Someone who has walked in your shoes understands how you feel

I’m planning a trip to England. I will be crossing the pond in May to visit my best friend and see some sights. I’ve been once before in summer 2013, and while that trip was a riot, I’m more excited for this return trip.

Why? Because I’ve experienced London already. I know what it’s like to ride the tube and to look the “wrong” direction for oncoming traffic. I know that the first floor of the British Museum is really all that’s there worth seeing and that the Museum of London is better overall. A lot of the peculiar little quirks of British culture won’t be such a shock this time around.

But what’s interesting is explaining it to my dad, who is coming with me. You can’t really explain London or any of the surrounding areas until you’ve actually been there. It’s one thing to talk about it. It’s something else to visit. That’s what I learned the last time I was there. It was something my best friend could describe, but I couldn’t really understand it until I’d lived it.

in-mums-shoesToday’s verses are Hebrews 2:17-18.

Therefore, it was necessary for him to be made in every respect like us, his brothers and sisters, so that he could be our merciful and faithful High Priest before God. Then he could offer a sacrifice that would take away the sins of the people. Since he himself has gone through suffering and testing, he is able to help us when we are being tested.

Life is hard sometimes. Everybody knows that. But there’s something really comforting in talking to someone who’s walked a mile in your shoes.

If you’ve lost someone you love, friends can tell you they understand, but they don’t really. If they haven’t experienced the same loss you have, they can’t. It’s like someone with a full-time, paying job with benefits trying to console a part-time, minimum wage earner that rising grocery costs are a part of life. They mean well, certainly, but they can’t actually comprehend the terror of an empty cupboard and a failing bank balance.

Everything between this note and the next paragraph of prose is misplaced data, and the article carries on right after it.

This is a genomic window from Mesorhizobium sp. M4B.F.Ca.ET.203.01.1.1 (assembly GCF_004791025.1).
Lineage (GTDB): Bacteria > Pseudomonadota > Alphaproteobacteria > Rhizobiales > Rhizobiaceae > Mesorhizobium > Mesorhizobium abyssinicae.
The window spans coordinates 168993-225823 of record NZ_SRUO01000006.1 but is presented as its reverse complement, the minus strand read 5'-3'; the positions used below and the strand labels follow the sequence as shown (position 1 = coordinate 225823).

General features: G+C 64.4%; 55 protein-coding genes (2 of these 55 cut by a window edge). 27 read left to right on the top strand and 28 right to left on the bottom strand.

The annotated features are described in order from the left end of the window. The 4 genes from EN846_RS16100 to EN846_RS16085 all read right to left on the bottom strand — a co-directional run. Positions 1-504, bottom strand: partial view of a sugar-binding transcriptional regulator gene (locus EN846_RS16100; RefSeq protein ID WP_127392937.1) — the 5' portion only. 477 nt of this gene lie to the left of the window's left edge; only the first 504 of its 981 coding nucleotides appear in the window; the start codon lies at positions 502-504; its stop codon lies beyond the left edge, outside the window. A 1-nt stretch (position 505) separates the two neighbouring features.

Having a friend in your life who has been where you’ve been, who’s walked where you walked and felt the same hurt you have is priceless. If you can talk about how you’re feeling and your friend truly does understand the same emotions, there’s comfort you can’t really quantify. Especially if that friend experienced the same hurts you have and they’ve come out shining on the other side. You walk away from the conversation with hope. If they survived, so might I.

You realize that Jesus went through the same struggles we have, right? Maybe not specifically. I mean, there’s no evidence in Scripture that Jesus was ever laid off, but He most certainly struggled to make a living. He wasn’t a property owner, and He wasn’t always sure where His next meal would come from. Maybe the circumstances in His life are different from yours, but I guarantee He experienced the same emotions you have.

That’s why He came. Jesus chose to become human so that He could be made like us in every way, suffer in every way, struggle in every way, so He could understand. So that He could bridge the chasm between us and God the Father.

When someone knows what you’ve been through, they can speak for you. They can explain how it feels to stand where you stand, to live how you live, what the world looks like from your eyes. They can speak to it because they’ve lived it too, and that’s what Jesus does for us.

Jesus experienced fear and loss. He knew what betrayal felt like. He knew what failure felt like. He knew what it was like to lose friends and family–and to have friends and family turn their backs on Him. Everything we struggle with on a daily basis, Jesus experienced Himself. Maybe the circumstances weren’t identical, but the emotions were.

And you know what? He came out shining on the other side. He lived through all of that pain and abandonment and hurt and frustration and didn’t once turn against God. He still lived a life that was pleasing to the Lord, and because He did it, so can we. And when we struggle, we can turn to Him and ask for help.

When you’re on the edge of making a really stupid decision, ask Jesus for help. Tell Him about what you’re going through. He’s listening, and He’s been there. He had the strength not to go down the road to stupid, regardless of how much He was hurting, and He’s still there to help us make the wise choice too.

Jesus experienced life before we did, and He survived. He actually did more than survive. He thrived. And we can too. We just have to be willing to talk to Him about it and ask Him for help.